Arun Jaitley quits as BJP general secretary
Arun Jaitley (56) quit as BJP general secretary three days after L.K. Advani (81) appointed him Leader of Opposition in Rajya Sabha on June 3, specifically saying he was doing so in line with the party’s “one man-one post” rule, reports Shekhar Iyer.india Updated: Jun 17, 2009 01:20 IST
Arun Jaitley (56) quit as BJP general secretary three days after L.K. Advani (81) appointed him Leader of Opposition in Rajya Sabha on June 3, specifically saying he was doing so in line with the party’s “one man-one post” rule.
But party chief Rajnath Singh (57) announced Jaitley’s resignation and its acceptance on Tuesday – four days ahead of an expected stormy BJP
conclave, raising questions as to whether there’s more to it.
Jaitley did not quit as Leader of Opposition in the Upper House, which is the bone of contention among senior leaders who blame him for the BJP’s debacle.
Rajnath held that Jaitley’s letter was sent to him “six-seven” days ago, and it had nothing to do with other leaders questioning Advani’s decision to appoint Jaitley.
Did Rajnath hold it back all these days to let senior leaders like Jaswant Singh and Yashwant Sinha attack Jaitley? Is the BJP chief trying to cancel the party’s national executive meet, slated for June 20 and 21, because Jaitley is away from the country till the end of the month?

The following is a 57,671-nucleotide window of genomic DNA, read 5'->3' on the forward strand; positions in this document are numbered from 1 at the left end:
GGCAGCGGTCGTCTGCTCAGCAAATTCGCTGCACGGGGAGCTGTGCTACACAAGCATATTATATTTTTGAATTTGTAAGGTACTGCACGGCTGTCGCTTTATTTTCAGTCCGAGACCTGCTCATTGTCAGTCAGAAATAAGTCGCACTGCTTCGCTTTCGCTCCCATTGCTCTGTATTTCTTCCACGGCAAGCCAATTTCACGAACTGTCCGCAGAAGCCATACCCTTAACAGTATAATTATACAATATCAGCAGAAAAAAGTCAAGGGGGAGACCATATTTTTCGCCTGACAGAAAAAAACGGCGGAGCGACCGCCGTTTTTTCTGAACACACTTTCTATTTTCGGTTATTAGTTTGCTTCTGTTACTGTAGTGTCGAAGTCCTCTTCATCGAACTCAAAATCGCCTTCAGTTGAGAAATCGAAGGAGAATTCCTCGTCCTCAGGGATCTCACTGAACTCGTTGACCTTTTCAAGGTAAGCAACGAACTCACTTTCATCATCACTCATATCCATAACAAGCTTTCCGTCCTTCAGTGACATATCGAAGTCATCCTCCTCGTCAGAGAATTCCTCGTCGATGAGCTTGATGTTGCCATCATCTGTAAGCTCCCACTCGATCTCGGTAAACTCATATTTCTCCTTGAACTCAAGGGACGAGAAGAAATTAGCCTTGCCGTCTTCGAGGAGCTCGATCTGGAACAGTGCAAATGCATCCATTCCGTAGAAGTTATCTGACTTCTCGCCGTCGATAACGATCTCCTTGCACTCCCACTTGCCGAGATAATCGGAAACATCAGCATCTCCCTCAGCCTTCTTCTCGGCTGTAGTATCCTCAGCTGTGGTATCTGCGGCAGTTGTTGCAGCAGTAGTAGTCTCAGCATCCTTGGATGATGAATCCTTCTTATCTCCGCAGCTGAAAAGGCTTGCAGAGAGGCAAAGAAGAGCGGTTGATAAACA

Some BJP leaders saw Rajnath’s tacit support for the rebellion by Jaswant Singh (71) and Yashwant Sinha (71) as trying to embarrass Advani who appointed Jaitley in the Rajya Sabha and Sushma Swaraj (56) as deputy leader in the Lok Sabha.Swaraj, however, said Jaitley was only following the party’s rule of one man-one post and added too much should not be read into the fact that Rajnath announced his resignation.
Meanwhile, senior BJP leader Murli Manohar Joshi (75) appeared to flay Rajnath for his gag order.
“Our party president has warned members against speaking about the party situation before the media,” he said in Allahabad. “During my days (as party chief) things like these happened. Then I told everyone not to speak about this outside. Our colleagues always complied and I was never compelled to pass a gag order. Moreover, no one used to quit then.”